Keith Hill passed away yesterday at the age of 87. He was president of the Navajo Code Talkers Association and Congressional Silver Medal recipient. At 17, he joined the Navajo Code Talkers, a group of men who used their Native American language to communicate and coordinate the movements of Marines in the Pacific Theater during World War II. Hill started with the U .S. Marine Corps in December of 1943, and he fought at the Marshall Islands, Sai Pan, and Iwo Jima. Over 400 over Navajo Code Talkers also served.
Encryption could be a complicated and time-consuming task. A quicker and more secure means was needed.
Philip Johnston, the son of a missionary, had presented the idea of Navajo speakers to the Marines. He was a World War I vet who knew that the military was looking for a quick and secure way to send messages. Using speakers of a language that few outsiders ever heard—and that fewer than 30 outsiders spoke—seemed like a plausible solution.
Why Navajos? There were very, very few speakers of the Navajo language outside the tribe, with exception of a limited number of scholars and missionaries (Johnston estimated 28 people), so it was unlikely anyone else would recognize the langauge and be able to translate it. Even among other Indian tribals, the language was considered different.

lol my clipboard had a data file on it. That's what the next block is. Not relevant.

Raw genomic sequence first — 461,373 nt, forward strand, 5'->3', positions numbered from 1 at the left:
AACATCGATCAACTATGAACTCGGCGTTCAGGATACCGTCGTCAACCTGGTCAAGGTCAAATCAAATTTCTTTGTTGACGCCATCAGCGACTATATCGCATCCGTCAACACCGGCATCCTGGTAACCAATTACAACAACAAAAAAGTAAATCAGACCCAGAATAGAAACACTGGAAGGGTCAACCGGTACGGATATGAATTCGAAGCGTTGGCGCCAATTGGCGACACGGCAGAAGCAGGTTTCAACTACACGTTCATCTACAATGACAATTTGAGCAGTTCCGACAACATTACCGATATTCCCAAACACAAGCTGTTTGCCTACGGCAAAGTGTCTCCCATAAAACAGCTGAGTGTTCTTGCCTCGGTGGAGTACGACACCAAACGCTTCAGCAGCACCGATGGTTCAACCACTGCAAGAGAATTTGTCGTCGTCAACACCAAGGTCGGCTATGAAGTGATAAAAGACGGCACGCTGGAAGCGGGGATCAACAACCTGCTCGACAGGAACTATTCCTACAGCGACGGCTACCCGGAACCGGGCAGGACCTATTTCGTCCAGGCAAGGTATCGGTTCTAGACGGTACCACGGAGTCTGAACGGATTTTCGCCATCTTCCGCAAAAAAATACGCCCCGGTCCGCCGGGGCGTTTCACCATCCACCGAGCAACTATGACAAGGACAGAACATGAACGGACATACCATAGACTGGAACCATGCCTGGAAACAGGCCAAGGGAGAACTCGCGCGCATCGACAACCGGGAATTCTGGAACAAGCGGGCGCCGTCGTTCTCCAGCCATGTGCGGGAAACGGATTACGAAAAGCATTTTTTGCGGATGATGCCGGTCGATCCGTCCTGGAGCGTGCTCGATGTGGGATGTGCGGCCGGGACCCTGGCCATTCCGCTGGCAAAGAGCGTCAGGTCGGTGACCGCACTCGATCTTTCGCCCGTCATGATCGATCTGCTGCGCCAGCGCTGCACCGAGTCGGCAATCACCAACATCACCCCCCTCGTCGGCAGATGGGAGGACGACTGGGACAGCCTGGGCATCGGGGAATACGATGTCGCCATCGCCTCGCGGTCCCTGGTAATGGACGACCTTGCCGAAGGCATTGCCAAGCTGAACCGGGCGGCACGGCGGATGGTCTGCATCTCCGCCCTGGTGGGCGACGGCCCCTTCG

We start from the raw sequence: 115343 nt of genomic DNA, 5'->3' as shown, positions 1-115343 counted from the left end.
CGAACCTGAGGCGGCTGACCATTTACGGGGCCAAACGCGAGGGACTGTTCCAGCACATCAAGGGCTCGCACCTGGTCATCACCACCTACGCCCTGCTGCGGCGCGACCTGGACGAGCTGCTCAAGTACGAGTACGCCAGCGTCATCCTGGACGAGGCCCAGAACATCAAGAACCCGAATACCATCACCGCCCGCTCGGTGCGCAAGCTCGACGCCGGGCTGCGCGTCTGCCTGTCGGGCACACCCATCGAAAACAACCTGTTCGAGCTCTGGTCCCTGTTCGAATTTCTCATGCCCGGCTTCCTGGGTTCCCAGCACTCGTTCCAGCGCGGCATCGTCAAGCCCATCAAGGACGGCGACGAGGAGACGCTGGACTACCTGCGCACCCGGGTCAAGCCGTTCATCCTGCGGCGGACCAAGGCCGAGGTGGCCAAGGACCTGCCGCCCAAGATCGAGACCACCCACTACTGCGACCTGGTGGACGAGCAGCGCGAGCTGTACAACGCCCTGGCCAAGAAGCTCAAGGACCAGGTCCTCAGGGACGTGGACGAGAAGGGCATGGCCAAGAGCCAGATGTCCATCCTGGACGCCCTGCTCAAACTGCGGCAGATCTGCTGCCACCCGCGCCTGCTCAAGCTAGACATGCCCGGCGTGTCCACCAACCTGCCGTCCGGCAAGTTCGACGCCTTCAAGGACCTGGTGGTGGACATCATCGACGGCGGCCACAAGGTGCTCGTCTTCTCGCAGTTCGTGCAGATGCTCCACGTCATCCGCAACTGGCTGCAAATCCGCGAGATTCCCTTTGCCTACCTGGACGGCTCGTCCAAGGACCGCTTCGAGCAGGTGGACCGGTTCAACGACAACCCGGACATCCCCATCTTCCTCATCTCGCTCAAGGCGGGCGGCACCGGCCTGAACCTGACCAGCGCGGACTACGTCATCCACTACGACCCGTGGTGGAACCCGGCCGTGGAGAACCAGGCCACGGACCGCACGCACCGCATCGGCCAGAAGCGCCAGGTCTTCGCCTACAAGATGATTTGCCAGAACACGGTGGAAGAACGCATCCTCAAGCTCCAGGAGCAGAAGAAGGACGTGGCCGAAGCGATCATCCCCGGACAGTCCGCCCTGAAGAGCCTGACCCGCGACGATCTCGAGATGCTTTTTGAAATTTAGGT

But after a demonstration on February 28, 1942, General Vogel wrote to the U.S. Marine Corps commandant and recommended the initial recruitment of 200 Navajos for the Amphibious Corps, Pacific Fleet.
The initial recruits came up with the code, creating a vocabulary for military terms. For instance, the Navajo did not have a word for “observation plane,” so the code talkers chose “me-as-jah,” the Navajo word for “owl.”
They created a system that signified the 26 letters of the English alphabet. For instance, the letter A was “wol-la-chee,” which means “ant” in Navajo. Eventually, they added an additional layer of encryption: the 26 letters had 44 corresponding terms to expand the words used for these letters—E, T, A, O, I, N, S, H, R, D, L, and U.
Capt. Ralph J. Sturkey, in his Iwo Jima battle report, called the Navajo code the “the simplest, fastest, and most reliable means” available to transmit secret orders by radio and telephone circuits exposed to enemy wire-tapping.
The Japanese were never able to break their code.
This blog post was based on the article “Semper Fidelis, Code Talkers” written by Adam Jevec. It appeared in the Winter 2001 issue of Prologue.